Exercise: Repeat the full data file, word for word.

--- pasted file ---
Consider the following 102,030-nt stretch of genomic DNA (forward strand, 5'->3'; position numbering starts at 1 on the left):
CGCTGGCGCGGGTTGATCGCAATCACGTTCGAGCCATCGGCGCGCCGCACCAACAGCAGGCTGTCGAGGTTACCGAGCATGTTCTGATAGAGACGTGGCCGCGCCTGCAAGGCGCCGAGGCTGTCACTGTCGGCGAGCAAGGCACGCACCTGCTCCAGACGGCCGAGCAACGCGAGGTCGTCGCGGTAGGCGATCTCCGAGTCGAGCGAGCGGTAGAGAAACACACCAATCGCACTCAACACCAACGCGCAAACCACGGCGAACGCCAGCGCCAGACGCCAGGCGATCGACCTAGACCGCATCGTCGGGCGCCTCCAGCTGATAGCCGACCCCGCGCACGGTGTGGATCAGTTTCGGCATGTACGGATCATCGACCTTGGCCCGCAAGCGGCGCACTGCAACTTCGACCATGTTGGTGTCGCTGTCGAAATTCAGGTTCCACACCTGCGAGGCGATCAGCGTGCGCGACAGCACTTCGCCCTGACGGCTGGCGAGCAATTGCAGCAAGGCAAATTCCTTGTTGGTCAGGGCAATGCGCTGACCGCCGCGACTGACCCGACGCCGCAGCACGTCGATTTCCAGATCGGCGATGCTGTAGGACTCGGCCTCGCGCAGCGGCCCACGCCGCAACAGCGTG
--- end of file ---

Consider the following 102,030-nt stretch of genomic DNA (forward strand, 5'->3'; position numbering starts at 1 on the left):
CGCTGGCGCGGGTTGATCGCAATCACGTTCGAGCCATCGGCGCGCCGCACCAACAGCAGGCTGTCGAGGTTACCGAGCATGTTCTGATAGAGACGTGGCCGCGCCTGCAAGGCGCCGAGGCTGTCACTGTCGGCGAGCAAGGCACGCACCTGCTCCAGACGGCCGAGCAACGCGAGGTCGTCGCGGTAGGCGATCTCCGAGTCGAGCGAGCGGTAGAGAAACACACCAATCGCACTCAACACCAACGCGCAAACCACGGCGAACGCCAGCGCCAGACGCCAGGCGATCGACCTAGACCGCATCGTCGGGCGCCTCCAGCTGATAGCCGACCCCGCGCACGGTGTGGATCAGTTTCGGCATGTACGGATCATCGACCTTGGCCCGCAAGCGGCGCACTGCAACTTCGACCATGTTGGTGTCGCTGTCGAAATTCAGGTTCCACACCTGCGAGGCGATCAGCGTGCGCGACAGCACTTCGCCCTGACGGCTGGCGAGCAATTGCAGCAAGGCAAATTCCTTGTTGGTCAGGGCAATGCGCTGACCGCCGCGACTGACCCGACGCCGCAGCACGTCGATTTCCAGATCGGCGATGCTGTAGGACTCGGCCTCGCGCAGCGGCCCACGCCGCAACAGCGTG